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Is your house or apartment a lesson in organized chaos? Are your files and old newspapers papers piled to the ceiling? Clothing spilling out from your bedroom drawers, blocking your path? Can you never, ever find what you’re looking for without an extensive search? Then you may need a professional organizer. This entrepreneurial category is so new it doesn’t even have an entry on the Bureau of Labor Statistics website. But organizers’ clients swear by them, engaging them to note only restore order to their homes but also to help ensure a move goes smoothly: Organizers can help their clients pinpoint which unnecessary or redundant possessions should be sold, discarded or hauled off to Goodwill. Another reason to call a professional organizer? Home staging in preparation for a sale. In terms of income, organizers usually work by the hour. Cost factors include the company itself and where the client lives. But, according to CostHelper.com, per project rates for a single room can range from $200 to $375. And Angie’s List clients report paying $1,500 to $5,000 for a major home organization project.
ASK THE PROS
What kind of money can you expect to make?
“Income varies according to experience, hourly rate and number of hours worked. We are prohibited from discussing fees in our professional organization” — Anna Lieber, President/CEO, Organized Space Works (A division of Lieber Brewster Design, Inc.), New York, NY
What are the startup costs?
“To start a professional organizing business, one needs at least a DBA (“Doing Business As”), business license, available at a minimal cost. Many organizers have an LLC or have incorporated their companies, requiring an attorney. Business insurance, which includes liability, is important, as well as accurate financial record keeping. I have a bookkeeper who tracks my business and personal finances in computer programs, as well as an accountant who files my taxes. In addition, there are fees when you join professional organizations such as NAPO, the National Association of Organizing and Productivity Professionals for training and networking” — Anna Lieber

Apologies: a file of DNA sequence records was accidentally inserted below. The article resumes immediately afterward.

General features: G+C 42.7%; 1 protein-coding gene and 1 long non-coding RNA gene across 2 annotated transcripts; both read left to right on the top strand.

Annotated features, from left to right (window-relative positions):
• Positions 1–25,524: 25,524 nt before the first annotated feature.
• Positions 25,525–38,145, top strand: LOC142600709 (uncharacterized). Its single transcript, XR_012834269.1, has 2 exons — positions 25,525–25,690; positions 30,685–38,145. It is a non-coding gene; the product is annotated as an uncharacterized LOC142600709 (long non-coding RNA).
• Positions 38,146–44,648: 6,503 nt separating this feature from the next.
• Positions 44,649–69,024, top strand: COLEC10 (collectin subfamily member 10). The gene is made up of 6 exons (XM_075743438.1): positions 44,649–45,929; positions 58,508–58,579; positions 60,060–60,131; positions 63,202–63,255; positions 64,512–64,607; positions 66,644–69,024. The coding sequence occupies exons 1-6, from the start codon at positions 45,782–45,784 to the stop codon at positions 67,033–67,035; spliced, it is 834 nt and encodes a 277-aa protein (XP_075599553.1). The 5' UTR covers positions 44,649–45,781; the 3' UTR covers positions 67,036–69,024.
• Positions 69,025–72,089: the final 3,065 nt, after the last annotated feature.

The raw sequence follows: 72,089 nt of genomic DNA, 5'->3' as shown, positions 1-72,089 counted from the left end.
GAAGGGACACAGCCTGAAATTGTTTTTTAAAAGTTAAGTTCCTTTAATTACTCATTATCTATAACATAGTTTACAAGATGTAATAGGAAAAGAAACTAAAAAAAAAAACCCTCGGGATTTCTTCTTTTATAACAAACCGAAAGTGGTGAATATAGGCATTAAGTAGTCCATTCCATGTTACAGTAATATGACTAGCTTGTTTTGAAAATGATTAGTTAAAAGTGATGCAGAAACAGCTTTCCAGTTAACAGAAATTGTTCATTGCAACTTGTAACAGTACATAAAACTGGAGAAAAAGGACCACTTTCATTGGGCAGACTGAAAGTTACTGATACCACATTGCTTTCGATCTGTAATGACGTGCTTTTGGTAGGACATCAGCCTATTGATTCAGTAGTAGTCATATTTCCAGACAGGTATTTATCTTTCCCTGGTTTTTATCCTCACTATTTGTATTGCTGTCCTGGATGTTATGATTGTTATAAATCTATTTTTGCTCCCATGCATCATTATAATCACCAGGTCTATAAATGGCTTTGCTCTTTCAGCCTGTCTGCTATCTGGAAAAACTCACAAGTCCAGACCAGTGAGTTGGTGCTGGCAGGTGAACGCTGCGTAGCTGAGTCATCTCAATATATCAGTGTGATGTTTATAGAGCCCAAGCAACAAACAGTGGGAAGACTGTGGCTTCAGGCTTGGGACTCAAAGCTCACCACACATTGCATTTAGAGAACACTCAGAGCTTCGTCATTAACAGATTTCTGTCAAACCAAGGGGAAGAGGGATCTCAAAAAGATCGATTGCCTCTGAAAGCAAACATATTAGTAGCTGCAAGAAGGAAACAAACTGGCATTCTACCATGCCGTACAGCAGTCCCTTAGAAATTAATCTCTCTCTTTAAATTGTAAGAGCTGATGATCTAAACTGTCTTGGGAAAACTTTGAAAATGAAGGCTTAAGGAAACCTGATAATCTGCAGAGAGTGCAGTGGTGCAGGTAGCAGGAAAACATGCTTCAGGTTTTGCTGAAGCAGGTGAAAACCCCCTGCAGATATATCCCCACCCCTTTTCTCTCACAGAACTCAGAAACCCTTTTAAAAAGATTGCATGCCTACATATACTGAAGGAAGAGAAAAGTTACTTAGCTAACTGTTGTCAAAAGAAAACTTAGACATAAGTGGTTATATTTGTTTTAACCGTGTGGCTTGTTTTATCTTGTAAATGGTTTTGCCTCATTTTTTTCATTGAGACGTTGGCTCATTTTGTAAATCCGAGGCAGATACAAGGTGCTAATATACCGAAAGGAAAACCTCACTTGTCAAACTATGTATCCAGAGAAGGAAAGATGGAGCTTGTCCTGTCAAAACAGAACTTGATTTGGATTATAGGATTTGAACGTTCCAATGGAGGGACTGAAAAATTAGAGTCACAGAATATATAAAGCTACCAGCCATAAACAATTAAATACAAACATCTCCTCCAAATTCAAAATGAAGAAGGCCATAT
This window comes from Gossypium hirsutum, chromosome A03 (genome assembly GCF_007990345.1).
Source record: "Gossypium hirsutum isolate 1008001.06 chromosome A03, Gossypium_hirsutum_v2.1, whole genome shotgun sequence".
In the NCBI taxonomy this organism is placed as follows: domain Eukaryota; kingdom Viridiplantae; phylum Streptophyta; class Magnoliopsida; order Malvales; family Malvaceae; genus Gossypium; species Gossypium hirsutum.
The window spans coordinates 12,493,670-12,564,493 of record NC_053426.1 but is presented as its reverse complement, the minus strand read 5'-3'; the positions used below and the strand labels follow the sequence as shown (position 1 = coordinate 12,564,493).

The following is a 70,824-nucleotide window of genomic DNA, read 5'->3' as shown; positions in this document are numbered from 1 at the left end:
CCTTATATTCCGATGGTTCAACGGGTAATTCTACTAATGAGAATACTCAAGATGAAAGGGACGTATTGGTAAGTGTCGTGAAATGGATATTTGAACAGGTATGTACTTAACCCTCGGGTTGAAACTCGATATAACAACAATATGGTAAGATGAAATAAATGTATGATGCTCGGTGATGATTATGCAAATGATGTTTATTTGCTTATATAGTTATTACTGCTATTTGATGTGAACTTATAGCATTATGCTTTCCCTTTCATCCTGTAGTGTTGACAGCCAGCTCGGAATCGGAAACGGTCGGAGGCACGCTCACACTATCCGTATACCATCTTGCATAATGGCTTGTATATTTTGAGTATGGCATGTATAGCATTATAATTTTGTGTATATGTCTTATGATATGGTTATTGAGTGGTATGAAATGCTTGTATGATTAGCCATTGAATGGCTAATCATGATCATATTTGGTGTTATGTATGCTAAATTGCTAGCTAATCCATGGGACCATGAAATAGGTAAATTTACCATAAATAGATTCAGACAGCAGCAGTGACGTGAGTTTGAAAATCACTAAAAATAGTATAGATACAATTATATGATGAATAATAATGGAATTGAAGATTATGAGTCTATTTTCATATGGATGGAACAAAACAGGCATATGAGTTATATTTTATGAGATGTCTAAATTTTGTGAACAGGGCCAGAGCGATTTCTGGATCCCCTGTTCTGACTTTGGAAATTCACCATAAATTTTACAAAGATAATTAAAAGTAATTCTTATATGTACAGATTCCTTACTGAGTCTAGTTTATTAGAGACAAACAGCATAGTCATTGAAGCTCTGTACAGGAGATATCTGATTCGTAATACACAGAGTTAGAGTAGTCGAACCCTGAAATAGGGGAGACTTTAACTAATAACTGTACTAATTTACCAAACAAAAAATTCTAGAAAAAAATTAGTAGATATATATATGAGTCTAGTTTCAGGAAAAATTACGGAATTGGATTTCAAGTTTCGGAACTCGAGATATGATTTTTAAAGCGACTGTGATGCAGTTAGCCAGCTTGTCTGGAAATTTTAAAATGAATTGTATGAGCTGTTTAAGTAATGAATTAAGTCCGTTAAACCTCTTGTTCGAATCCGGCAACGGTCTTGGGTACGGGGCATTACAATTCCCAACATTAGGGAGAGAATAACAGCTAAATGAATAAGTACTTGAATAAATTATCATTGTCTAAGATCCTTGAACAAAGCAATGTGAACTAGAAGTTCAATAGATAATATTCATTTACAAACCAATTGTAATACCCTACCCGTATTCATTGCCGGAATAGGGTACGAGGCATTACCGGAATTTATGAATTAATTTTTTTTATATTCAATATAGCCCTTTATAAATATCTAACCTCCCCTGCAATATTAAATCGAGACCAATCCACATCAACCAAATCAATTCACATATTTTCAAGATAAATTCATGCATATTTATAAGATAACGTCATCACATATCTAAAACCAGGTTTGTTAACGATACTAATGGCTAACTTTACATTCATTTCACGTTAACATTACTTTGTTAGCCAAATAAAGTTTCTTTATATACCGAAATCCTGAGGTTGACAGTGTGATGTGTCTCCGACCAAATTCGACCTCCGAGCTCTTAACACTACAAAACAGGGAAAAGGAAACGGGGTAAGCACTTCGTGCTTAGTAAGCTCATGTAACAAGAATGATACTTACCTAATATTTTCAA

What kind of experience do you need to have?
“One needs basic business knowledge, resilience and people skills. Many organizers are well versed, if this is a second career. For special training, I attend weekly seminars given by the Institute for Challenging Disorganization, for certifications. These have helped me to work with special populations like those with ADHD, chronic disorganization and hoarding disorder.” — Anna Lieber
What’s the most important thing to know about this business?
“This is a business where you’re working intimately with clients in their private domains, their homes and offices. We can be in their finances or their underwear drawers. Trust and ethics are paramount. In these close relationships, emotions can run high. The things we own, and work challenges, often engender difficult feelings, where sensitivity and a non-judging attitude is required of the professional organizer” — Anna Lieber
Your clients can be homeowners and apartment dwellers who are tired of living with clutter and losing time looking for things that should be under their noses. Your best bets for attracting clients are placing ads in your local paper and writing articles for local publications. Give talks to women’s groups, place ads offering discounts in coupon mailers, and donate a free makeover to a local charity in exchange for publicity.
All you really need to get started is that creatively organized brain and a planning book, although as you grow you’ll want to invest in a computer, a printer, a fax machine and all the usual software.